[By Jennifer Hartman]

Noah Webster was an innovator. In 1806, he published his first dictionary, A Compendious Dictionary of the English Language. He spent the next two decades toiling to standardize American speech, ultimately learning 26 languages along the way. The most recent edition of the Merriam-Webster Dictionary contains some 470,000 entries. But how does a nearly 200-year-old brand stay current and fresh? Distill all that language down to 140 characters and add a dash of sass.

He was trying for braggadocio.”

The Twitterverse was already on fire on the night of the first 2016 United States presidential debate. According to Twitter spokesman Nick Pacilio, it was, in fact, the most tweeted debate ever. Some viewers tweeted about the actual substance of the evening’s clash between Hillary Clinton and Donald Trump. Many viewers, meanwhile, turned to the website of Merriam-Webster for assistance with the keywords being bounced around. Now, it would be a gross understatement to say that Merriam-Webster has social media savvy.  Aside from continually populating their contemporary website with engaging content, they tweet, and occasionally they do so with more than a faint hint of snark. Mid-debate, when Trump said he did not mean to sound “braggadocious” when speaking about his wealth and business acumen, Merriam-Webster dropped this gem:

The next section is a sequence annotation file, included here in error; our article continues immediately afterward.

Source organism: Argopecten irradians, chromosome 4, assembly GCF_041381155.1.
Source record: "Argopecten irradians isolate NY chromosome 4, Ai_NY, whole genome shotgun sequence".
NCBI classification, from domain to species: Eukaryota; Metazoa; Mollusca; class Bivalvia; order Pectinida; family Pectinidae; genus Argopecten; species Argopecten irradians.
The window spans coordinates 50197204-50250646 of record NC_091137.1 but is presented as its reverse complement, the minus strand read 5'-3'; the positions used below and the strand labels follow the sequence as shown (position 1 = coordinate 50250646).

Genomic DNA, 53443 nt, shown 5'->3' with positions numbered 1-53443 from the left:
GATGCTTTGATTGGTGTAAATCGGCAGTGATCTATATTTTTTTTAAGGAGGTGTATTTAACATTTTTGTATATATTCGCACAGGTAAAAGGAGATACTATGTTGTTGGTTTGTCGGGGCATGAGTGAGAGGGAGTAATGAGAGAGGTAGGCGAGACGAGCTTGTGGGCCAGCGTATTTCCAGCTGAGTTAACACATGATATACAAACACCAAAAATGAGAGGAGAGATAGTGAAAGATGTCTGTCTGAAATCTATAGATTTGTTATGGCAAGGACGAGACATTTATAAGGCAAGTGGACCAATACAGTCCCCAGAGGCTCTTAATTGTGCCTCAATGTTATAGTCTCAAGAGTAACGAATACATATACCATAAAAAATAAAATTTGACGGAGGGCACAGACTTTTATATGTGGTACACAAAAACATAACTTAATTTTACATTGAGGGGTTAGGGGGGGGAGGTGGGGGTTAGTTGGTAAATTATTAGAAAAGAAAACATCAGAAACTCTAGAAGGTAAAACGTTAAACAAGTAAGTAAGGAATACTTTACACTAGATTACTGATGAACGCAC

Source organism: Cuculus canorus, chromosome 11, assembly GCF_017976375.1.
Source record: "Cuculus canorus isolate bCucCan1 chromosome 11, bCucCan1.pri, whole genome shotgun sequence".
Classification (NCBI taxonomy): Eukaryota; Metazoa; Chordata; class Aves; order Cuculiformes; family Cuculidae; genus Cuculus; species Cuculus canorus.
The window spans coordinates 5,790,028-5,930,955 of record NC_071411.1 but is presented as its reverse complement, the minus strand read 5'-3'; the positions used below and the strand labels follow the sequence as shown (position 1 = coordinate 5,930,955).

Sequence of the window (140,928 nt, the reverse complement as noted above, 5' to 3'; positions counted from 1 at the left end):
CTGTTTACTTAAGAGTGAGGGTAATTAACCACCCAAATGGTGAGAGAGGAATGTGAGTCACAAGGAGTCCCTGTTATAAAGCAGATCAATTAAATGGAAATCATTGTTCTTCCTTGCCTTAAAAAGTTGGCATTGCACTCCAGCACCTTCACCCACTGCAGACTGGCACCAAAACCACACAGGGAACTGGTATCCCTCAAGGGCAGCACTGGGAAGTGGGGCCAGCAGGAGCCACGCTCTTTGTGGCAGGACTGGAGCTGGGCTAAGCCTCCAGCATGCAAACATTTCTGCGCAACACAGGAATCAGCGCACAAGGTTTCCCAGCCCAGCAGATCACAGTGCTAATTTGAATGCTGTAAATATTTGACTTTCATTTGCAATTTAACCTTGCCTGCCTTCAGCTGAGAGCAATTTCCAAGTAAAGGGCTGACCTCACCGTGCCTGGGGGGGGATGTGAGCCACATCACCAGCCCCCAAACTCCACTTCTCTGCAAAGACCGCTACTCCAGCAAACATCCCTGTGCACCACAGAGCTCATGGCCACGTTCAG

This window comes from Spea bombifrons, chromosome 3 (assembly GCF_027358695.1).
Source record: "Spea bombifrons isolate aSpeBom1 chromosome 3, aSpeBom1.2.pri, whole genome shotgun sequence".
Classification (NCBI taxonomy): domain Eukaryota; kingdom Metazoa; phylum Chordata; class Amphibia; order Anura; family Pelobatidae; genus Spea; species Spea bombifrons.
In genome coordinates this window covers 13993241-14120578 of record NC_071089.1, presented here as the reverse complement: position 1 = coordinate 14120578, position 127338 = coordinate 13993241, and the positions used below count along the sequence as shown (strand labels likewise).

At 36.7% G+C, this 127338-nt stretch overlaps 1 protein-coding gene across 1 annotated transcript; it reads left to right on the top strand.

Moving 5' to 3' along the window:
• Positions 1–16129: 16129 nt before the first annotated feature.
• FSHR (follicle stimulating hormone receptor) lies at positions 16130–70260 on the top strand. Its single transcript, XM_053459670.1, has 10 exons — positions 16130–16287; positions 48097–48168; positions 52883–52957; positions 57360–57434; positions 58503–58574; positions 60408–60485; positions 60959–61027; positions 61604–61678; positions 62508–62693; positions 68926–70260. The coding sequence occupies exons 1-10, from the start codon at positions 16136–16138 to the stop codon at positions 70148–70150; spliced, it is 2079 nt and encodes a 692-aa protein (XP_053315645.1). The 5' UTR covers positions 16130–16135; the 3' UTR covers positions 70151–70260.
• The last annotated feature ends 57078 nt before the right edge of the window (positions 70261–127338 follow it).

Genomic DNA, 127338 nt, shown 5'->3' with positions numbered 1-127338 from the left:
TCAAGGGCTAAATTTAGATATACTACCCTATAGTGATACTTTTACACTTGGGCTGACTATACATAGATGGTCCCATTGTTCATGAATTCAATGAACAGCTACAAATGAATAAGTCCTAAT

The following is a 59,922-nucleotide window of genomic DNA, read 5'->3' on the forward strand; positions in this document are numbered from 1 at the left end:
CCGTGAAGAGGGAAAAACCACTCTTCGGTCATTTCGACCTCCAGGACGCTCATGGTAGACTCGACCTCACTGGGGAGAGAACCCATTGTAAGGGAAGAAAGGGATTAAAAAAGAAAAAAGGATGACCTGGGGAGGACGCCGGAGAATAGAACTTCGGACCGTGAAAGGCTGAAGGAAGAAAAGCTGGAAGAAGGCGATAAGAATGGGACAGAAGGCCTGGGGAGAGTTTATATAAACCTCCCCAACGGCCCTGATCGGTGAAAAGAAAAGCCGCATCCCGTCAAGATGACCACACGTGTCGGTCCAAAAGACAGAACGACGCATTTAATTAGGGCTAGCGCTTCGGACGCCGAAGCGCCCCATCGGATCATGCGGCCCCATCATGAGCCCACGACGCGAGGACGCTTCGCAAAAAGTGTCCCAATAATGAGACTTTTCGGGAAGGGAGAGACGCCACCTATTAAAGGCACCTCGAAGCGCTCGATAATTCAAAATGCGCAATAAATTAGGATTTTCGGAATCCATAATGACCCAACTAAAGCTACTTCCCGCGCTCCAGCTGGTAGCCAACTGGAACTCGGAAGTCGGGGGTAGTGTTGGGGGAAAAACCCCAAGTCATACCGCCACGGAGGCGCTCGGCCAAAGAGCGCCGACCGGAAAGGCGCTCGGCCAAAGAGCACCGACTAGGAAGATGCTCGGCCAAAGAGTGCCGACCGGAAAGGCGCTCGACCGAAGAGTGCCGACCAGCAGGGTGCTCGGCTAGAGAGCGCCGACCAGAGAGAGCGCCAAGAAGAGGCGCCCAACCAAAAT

merriam-webster-trump-braggadocio

This tweet stole the show. Merriam-Webster.com site searches for “braggadocious” increased by more than 15,000%, their Twitter account gained thousands of followers overnight, and Katy Perry referred to them as “the Bible”. Meghan Lunghi, director of marketing at Merriam-Webster, said that live-tweeting during the first two presidential debates was a collaborative effort consisting of “frantically looking stuff up and trying to get it into 140 characters before everyone else had already moved on.” Their tweets were posted within a minute of each comment, “which almost felt too slow,” she said.

Words matter (Clinton said so herself), and Merriam-Webster are masters of this domain. Who will win the debate on Wednesday? Will it be Clinton, or Trump? My eye is on @Merriam-Webster.

(Photo by Jennifer Hartman)

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